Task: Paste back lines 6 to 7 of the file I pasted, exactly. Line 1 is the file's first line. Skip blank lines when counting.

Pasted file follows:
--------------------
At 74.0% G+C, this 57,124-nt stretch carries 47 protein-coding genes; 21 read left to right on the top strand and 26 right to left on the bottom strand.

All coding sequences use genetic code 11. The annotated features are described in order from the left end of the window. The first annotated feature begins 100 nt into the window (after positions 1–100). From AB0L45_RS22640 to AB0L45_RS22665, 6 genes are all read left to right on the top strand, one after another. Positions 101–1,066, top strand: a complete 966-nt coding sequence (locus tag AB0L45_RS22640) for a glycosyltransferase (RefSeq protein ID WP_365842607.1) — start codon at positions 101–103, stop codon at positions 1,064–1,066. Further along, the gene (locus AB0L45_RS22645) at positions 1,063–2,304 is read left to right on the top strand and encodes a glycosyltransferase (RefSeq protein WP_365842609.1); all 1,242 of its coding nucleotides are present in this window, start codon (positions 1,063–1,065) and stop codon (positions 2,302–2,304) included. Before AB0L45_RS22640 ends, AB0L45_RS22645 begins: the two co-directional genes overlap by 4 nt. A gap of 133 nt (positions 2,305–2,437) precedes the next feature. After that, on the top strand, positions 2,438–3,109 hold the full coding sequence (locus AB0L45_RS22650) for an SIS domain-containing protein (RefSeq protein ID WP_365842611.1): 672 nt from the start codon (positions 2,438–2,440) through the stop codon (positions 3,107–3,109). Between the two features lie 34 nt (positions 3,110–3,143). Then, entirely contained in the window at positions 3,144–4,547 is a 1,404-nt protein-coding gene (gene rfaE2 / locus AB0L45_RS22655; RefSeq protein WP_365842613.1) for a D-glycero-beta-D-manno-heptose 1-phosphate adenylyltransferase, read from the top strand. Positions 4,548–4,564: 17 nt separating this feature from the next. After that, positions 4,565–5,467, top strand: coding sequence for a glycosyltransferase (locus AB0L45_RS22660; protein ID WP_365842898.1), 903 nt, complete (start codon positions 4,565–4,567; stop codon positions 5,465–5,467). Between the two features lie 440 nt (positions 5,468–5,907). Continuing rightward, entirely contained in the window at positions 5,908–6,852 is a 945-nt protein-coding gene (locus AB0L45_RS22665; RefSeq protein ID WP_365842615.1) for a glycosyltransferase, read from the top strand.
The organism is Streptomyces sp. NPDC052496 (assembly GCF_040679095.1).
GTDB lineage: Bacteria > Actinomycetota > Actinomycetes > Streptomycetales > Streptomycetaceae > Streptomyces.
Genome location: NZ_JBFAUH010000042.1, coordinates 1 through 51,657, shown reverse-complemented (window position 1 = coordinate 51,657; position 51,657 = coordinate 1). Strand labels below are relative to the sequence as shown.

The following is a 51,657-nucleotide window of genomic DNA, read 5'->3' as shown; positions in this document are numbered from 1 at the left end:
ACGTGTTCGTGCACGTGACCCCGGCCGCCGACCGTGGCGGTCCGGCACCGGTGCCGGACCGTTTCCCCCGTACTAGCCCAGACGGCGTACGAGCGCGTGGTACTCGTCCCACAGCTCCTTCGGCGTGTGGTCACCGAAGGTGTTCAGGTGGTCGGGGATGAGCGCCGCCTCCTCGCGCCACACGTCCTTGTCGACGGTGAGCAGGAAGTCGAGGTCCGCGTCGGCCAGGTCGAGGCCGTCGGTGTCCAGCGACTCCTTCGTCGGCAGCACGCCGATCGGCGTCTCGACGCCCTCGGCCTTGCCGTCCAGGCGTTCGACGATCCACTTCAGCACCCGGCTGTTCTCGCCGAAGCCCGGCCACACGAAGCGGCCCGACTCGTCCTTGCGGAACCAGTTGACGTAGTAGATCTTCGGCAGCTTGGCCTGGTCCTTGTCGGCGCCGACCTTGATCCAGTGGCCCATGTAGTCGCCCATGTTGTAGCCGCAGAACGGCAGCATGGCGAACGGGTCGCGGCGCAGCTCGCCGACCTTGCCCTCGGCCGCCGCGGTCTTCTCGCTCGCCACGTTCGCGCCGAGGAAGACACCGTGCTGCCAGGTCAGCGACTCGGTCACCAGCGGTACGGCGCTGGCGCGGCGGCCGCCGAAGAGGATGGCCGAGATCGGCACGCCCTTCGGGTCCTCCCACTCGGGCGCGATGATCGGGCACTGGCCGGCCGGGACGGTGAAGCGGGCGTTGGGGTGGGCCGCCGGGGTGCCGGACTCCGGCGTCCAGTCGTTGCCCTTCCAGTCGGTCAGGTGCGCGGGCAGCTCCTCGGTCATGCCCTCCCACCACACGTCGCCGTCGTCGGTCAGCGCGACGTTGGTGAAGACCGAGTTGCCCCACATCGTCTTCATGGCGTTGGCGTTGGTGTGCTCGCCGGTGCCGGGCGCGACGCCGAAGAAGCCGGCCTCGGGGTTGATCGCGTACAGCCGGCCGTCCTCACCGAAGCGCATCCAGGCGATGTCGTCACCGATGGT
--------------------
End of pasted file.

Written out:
The following is a 51,657-nucleotide window of genomic DNA, read 5'->3' as shown; positions in this document are numbered from 1 at the left end:
ACGTGTTCGTGCACGTGACCCCGGCCGCCGACCGTGGCGGTCCGGCACCGGTGCCGGACCGTTTCCCCCGTACTAGCCCAGACGGCGTACGAGCGCGTGGTACTCGTCCCACAGCTCCTTCGGCGTGTGGTCACCGAAGGTGTTCAGGTGGTCGGGGATGAGCGCCGCCTCCTCGCGCCACACGTCCTTGTCGACGGTGAGCAGGAAGTCGAGGTCCGCGTCGGCCAGGTCGAGGCCGTCGGTGTCCAGCGACTCCTTCGTCGGCAGCACGCCGATCGGCGTCTCGACGCCCTCGGCCTTGCCGTCCAGGCGTTCGACGATCCACTTCAGCACCCGGCTGTTCTCGCCGAAGCCCGGCCACACGAAGCGGCCCGACTCGTCCTTGCGGAACCAGTTGACGTAGTAGATCTTCGGCAGCTTGGCCTGGTCCTTGTCGGCGCCGACCTTGATCCAGTGGCCCATGTAGTCGCCCATGTTGTAGCCGCAGAACGGCAGCATGGCGAACGGGTCGCGGCGCAGCTCGCCGACCTTGCCCTCGGCCGCCGCGGTCTTCTCGCTCGCCACGTTCGCGCCGAGGAAGACACCGTGCTGCCAGGTCAGCGACTCGGTCACCAGCGGTACGGCGCTGGCGCGGCGGCCGCCGAAGAGGATGGCCGAGATCGGCACGCCCTTCGGGTCCTCCCACTCGGGCGCGATGATCGGGCACTGGCCGGCCGGGACGGTGAAGCGGGCGTTGGGGTGGGCCGCCGGGGTGCCGGACTCCGGCGTCCAGTCGTTGCCCTTCCAGTCGGTCAGGTGCGCGGGCAGCTCCTCGGTCATGCCCTCCCACCACACGTCGCCGTCGTCGGTCAGCGCGACGTTGGTGAAGACCGAGTTGCCCCACATCGTCTTCATGGCGTTGGCGTTGGTGTGCTCGCCGGTGCCGGGCGCGACGCCGAAGAAGCCGGCCTCGGGGTTGATCGCGTACAGCCGGCCGTCCTCACCGAAGCGCATCCAGGCGATGTCGTCACCGATGGT